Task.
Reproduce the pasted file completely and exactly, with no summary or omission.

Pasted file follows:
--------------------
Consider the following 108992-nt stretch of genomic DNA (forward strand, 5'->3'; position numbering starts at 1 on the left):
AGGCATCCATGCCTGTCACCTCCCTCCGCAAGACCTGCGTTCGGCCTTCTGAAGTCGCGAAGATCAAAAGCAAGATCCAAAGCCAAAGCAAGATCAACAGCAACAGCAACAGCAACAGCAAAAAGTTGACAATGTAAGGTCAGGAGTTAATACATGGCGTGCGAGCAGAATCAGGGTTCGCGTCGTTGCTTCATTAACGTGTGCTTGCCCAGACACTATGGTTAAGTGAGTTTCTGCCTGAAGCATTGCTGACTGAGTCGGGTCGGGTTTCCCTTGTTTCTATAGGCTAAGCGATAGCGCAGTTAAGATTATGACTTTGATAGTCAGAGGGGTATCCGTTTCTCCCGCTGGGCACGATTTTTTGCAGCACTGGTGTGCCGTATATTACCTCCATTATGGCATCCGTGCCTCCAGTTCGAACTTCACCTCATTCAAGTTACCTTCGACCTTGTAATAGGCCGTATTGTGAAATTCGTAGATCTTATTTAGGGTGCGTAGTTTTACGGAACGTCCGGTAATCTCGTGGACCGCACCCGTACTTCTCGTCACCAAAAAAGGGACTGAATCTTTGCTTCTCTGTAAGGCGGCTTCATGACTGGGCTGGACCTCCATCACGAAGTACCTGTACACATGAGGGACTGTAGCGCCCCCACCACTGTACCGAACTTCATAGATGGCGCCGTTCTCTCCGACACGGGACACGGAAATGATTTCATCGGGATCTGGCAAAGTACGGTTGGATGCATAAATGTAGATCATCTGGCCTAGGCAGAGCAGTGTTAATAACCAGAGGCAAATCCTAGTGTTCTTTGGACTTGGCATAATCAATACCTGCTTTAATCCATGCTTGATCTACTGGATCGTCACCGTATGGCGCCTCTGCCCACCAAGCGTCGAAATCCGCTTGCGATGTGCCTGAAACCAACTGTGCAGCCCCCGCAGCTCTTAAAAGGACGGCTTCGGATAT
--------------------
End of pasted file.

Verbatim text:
Consider the following 108992-nt stretch of genomic DNA (forward strand, 5'->3'; position numbering starts at 1 on the left):
AGGCATCCATGCCTGTCACCTCCCTCCGCAAGACCTGCGTTCGGCCTTCTGAAGTCGCGAAGATCAAAAGCAAGATCCAAAGCCAAAGCAAGATCAACAGCAACAGCAACAGCAACAGCAAAAAGTTGACAATGTAAGGTCAGGAGTTAATACATGGCGTGCGAGCAGAATCAGGGTTCGCGTCGTTGCTTCATTAACGTGTGCTTGCCCAGACACTATGGTTAAGTGAGTTTCTGCCTGAAGCATTGCTGACTGAGTCGGGTCGGGTTTCCCTTGTTTCTATAGGCTAAGCGATAGCGCAGTTAAGATTATGACTTTGATAGTCAGAGGGGTATCCGTTTCTCCCGCTGGGCACGATTTTTTGCAGCACTGGTGTGCCGTATATTACCTCCATTATGGCATCCGTGCCTCCAGTTCGAACTTCACCTCATTCAAGTTACCTTCGACCTTGTAATAGGCCGTATTGTGAAATTCGTAGATCTTATTTAGGGTGCGTAGTTTTACGGAACGTCCGGTAATCTCGTGGACCGCACCCGTACTTCTCGTCACCAAAAAAGGGACTGAATCTTTGCTTCTCTGTAAGGCGGCTTCATGACTGGGCTGGACCTCCATCACGAAGTACCTGTACACATGAGGGACTGTAGCGCCCCCACCACTGTACCGAACTTCATAGATGGCGCCGTTCTCTCCGACACGGGACACGGAAATGATTTCATCGGGATCTGGCAAAGTACGGTTGGATGCATAAATGTAGATCATCTGGCCTAGGCAGAGCAGTGTTAATAACCAGAGGCAAATCCTAGTGTTCTTTGGACTTGGCATAATCAATACCTGCTTTAATCCATGCTTGATCTACTGGATCGTCACCGTATGGCGCCTCTGCCCACCAAGCGTCGAAATCCGCTTGCGATGTGCCTGAAACCAACTGTGCAGCCCCCGCAGCTCTTAAAAGGACGGCTTCGGATAT